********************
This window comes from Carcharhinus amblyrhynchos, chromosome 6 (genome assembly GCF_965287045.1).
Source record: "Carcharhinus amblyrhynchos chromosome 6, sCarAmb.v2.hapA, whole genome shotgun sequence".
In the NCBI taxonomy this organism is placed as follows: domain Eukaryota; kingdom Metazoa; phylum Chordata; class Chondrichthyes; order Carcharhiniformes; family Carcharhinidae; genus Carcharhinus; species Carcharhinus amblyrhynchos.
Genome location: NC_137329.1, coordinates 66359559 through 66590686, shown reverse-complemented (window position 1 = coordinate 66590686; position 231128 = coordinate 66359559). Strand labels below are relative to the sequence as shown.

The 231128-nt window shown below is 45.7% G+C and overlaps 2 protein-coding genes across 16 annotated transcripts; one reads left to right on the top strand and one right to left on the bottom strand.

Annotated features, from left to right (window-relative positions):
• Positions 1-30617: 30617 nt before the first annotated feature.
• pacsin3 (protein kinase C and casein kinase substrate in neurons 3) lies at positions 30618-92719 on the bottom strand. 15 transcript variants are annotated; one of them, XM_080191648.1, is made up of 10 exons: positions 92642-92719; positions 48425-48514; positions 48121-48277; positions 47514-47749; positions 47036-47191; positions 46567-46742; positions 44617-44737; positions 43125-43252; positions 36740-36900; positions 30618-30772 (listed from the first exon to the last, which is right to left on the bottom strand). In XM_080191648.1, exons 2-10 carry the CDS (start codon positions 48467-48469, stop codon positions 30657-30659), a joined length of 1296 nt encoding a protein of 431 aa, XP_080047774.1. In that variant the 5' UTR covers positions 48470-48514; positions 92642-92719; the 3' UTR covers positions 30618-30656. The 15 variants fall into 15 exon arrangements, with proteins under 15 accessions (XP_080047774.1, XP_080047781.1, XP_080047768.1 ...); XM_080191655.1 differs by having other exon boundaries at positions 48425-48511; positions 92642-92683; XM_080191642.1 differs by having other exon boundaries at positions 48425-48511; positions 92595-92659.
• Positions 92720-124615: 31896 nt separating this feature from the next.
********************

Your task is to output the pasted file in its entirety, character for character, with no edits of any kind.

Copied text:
This window comes from Carcharhinus amblyrhynchos, chromosome 6 (genome assembly GCF_965287045.1).
Source record: "Carcharhinus amblyrhynchos chromosome 6, sCarAmb.v2.hapA, whole genome shotgun sequence".
In the NCBI taxonomy this organism is placed as follows: domain Eukaryota; kingdom Metazoa; phylum Chordata; class Chondrichthyes; order Carcharhiniformes; family Carcharhinidae; genus Carcharhinus; species Carcharhinus amblyrhynchos.
Genome location: NC_137329.1, coordinates 66359559 through 66590686, shown reverse-complemented (window position 1 = coordinate 66590686; position 231128 = coordinate 66359559). Strand labels below are relative to the sequence as shown.

The 231128-nt window shown below is 45.7% G+C and overlaps 2 protein-coding genes across 16 annotated transcripts; one reads left to right on the top strand and one right to left on the bottom strand.

Annotated features, from left to right (window-relative positions):
• Positions 1-30617: 30617 nt before the first annotated feature.
• pacsin3 (protein kinase C and casein kinase substrate in neurons 3) lies at positions 30618-92719 on the bottom strand. 15 transcript variants are annotated; one of them, XM_080191648.1, is made up of 10 exons: positions 92642-92719; positions 48425-48514; positions 48121-48277; positions 47514-47749; positions 47036-47191; positions 46567-46742; positions 44617-44737; positions 43125-43252; positions 36740-36900; positions 30618-30772 (listed from the first exon to the last, which is right to left on the bottom strand). In XM_080191648.1, exons 2-10 carry the CDS (start codon positions 48467-48469, stop codon positions 30657-30659), a joined length of 1296 nt encoding a protein of 431 aa, XP_080047774.1. In that variant the 5' UTR covers positions 48470-48514; positions 92642-92719; the 3' UTR covers positions 30618-30656. The 15 variants fall into 15 exon arrangements, with proteins under 15 accessions (XP_080047774.1, XP_080047781.1, XP_080047768.1 ...); XM_080191655.1 differs by having other exon boundaries at positions 48425-48511; positions 92642-92683; XM_080191642.1 differs by having other exon boundaries at positions 48425-48511; positions 92595-92659.
• Positions 92720-124615: 31896 nt separating this feature from the next.